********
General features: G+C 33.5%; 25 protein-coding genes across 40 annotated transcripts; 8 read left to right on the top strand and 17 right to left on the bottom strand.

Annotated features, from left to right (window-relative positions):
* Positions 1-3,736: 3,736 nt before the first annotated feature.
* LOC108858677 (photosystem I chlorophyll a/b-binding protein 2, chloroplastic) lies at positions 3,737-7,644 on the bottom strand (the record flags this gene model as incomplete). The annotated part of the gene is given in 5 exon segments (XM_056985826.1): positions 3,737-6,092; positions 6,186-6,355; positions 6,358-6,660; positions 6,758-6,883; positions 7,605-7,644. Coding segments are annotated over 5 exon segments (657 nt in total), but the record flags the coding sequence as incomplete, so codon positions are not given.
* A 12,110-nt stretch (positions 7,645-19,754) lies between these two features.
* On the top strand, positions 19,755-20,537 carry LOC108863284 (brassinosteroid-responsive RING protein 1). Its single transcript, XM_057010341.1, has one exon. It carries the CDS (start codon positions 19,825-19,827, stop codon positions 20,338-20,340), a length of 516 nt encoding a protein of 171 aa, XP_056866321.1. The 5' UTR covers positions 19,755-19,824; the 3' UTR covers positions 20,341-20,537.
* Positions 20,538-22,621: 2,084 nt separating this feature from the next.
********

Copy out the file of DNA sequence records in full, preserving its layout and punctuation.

General features: G+C 33.5%; 25 protein-coding genes across 40 annotated transcripts; 8 read left to right on the top strand and 17 right to left on the bottom strand.

Annotated features, from left to right (window-relative positions):
* Positions 1-3,736: 3,736 nt before the first annotated feature.
* LOC108858677 (photosystem I chlorophyll a/b-binding protein 2, chloroplastic) lies at positions 3,737-7,644 on the bottom strand (the record flags this gene model as incomplete). The annotated part of the gene is given in 5 exon segments (XM_056985826.1): positions 3,737-6,092; positions 6,186-6,355; positions 6,358-6,660; positions 6,758-6,883; positions 7,605-7,644. Coding segments are annotated over 5 exon segments (657 nt in total), but the record flags the coding sequence as incomplete, so codon positions are not given.
* A 12,110-nt stretch (positions 7,645-19,754) lies between these two features.
* On the top strand, positions 19,755-20,537 carry LOC108863284 (brassinosteroid-responsive RING protein 1). Its single transcript, XM_057010341.1, has one exon. It carries the CDS (start codon positions 19,825-19,827, stop codon positions 20,338-20,340), a length of 516 nt encoding a protein of 171 aa, XP_056866321.1. The 5' UTR covers positions 19,755-19,824; the 3' UTR covers positions 20,341-20,537.
* Positions 20,538-22,621: 2,084 nt separating this feature from the next.